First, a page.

- Last year, Nylander returned at the beginning of December, and was not able to catch up. I think there are teams and players hoping Byfuglien or Justin Williams gives it another try at some point during the year. In this age of sports science, more data is needed to a) see if it can work, and b) discover the optimal time to return.
Friedman has mentioned load management on his podcast a few times and we’re seeing teams figure out how to better manage their goaltenders on an annual basis. I doubt that we’re on the verge of seeing a new way of veterans jumping into action with guys like Byfuglien and Williams sitting out. Both appear to be genuine in their desire to take some time away from the game. That being said, if one or both do decide to come back and they’re able to jump in with little trouble, I think more teams will start researching how much down time to offer some of their stars. Above and beyond the midseason bye week, could we see big name players getting nights off on occasional back-to-backs and non-conference or better matchups where their absence won’t be as noticeable?
- As everyone continues to look for ways to grow the game, one spot to watch might be UC-Irvine. Anaheim’s new practice facility (getting excellent reviews) has four sheets of ice, one of which seats 2,500. That one was sold out for the Ducks/Kings rookie game, while Arizona/San Jose drew 700 on a smaller rink. The Samuelis, who own Anaheim, have a connection with the university. Something to keep an eye on down the road.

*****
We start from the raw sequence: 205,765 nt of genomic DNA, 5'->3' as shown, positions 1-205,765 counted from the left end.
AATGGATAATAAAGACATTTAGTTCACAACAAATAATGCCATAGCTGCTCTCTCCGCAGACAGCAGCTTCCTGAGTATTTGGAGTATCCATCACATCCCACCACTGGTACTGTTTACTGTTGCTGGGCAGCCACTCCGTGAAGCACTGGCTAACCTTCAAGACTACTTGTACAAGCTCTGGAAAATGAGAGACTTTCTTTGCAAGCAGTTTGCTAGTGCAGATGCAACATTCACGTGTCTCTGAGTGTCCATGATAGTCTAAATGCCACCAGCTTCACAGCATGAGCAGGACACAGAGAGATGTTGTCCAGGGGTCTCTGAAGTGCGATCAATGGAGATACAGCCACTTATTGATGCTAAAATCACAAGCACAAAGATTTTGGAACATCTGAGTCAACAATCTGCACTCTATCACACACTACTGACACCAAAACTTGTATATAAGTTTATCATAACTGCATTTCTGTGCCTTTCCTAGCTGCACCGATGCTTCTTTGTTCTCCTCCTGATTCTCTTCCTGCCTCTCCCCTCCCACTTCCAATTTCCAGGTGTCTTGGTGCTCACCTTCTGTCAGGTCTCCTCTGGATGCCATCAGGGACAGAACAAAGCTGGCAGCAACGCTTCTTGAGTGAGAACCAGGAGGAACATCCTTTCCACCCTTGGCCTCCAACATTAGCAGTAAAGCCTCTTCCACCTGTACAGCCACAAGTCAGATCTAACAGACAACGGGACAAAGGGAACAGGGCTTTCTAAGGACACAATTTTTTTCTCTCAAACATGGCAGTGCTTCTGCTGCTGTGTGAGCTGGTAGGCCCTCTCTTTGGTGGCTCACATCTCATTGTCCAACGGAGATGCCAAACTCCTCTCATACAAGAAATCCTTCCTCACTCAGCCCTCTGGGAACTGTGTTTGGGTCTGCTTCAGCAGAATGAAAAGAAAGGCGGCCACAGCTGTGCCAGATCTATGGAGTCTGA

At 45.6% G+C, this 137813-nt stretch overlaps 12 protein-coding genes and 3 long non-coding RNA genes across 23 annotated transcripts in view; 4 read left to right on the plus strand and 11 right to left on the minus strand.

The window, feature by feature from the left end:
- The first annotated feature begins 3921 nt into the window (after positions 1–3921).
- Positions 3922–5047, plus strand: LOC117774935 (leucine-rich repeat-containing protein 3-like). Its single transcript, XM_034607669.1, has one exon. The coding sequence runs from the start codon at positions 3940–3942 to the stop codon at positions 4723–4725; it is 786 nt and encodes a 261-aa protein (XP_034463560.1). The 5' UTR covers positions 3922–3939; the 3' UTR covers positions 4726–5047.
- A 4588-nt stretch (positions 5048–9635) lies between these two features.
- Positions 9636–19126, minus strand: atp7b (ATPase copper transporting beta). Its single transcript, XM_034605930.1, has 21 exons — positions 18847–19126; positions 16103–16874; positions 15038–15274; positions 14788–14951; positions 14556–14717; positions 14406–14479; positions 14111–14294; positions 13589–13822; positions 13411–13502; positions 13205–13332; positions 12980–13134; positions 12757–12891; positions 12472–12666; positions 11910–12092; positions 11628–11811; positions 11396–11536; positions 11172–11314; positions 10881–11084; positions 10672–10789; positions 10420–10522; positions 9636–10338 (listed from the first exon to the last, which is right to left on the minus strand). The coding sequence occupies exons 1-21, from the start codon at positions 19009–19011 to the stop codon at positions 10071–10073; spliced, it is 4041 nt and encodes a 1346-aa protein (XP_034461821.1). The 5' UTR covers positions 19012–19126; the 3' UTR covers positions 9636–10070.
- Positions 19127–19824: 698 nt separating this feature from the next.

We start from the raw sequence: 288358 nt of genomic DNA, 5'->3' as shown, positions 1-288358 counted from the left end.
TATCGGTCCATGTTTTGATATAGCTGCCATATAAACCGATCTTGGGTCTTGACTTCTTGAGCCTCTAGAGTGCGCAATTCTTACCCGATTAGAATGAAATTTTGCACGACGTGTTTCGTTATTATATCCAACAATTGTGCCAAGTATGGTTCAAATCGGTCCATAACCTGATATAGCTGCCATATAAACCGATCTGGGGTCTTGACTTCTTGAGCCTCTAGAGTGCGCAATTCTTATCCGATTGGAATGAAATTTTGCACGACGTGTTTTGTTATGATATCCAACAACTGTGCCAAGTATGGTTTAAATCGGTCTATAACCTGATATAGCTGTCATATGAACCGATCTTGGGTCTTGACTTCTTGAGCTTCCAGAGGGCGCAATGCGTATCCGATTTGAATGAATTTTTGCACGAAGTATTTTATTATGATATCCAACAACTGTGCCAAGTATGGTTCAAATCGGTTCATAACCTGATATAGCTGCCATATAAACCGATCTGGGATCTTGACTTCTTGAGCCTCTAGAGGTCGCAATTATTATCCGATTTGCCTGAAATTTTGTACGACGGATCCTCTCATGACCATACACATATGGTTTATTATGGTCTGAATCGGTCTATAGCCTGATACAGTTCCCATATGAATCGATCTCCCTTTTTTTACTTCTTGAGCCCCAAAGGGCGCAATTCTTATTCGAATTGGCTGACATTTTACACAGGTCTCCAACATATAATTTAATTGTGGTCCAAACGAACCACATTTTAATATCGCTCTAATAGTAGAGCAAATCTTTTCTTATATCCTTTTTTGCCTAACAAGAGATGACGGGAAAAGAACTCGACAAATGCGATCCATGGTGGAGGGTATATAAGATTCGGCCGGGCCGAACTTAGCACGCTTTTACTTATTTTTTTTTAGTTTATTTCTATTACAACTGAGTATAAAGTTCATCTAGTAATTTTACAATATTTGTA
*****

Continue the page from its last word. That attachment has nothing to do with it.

The recent formula for pushing new NCAA hockey programs into existence has been pretty straightforward. Step one; find a rich donor. Step two; figure out where your facility will be. Step three; make sure your school has an ACHA program.
It wasn’t long ago that the #ACHAtotheShow hashtag was more a pejorative than anything. Now it’s more of an inside joke on how the organization is helping to cultivate collegiate programs that can take the next step to NCAA status. Serving as an NCAA feeder system isn’t in the ACHA charter, but the foundation ACHA programs operate on have proven vital for teams wishing to turn varsity. Penn State and Arizona State have both enjoyed their own levels of success after making the jump, as has the Lindenwood women’s program. Illinois seems to be on the verge and Alabama’s program continues to get quite a bit of respect for what they’re doing. UC Irvine would be a slightly different jump, as they’re not a DI ACHA program. It could serve to lead them down a slightly different path than PSU or ASU, as both of those were basically varsity programs to begin with. But it looks like Irvine has a facility, now they might just need the donor to finish the job.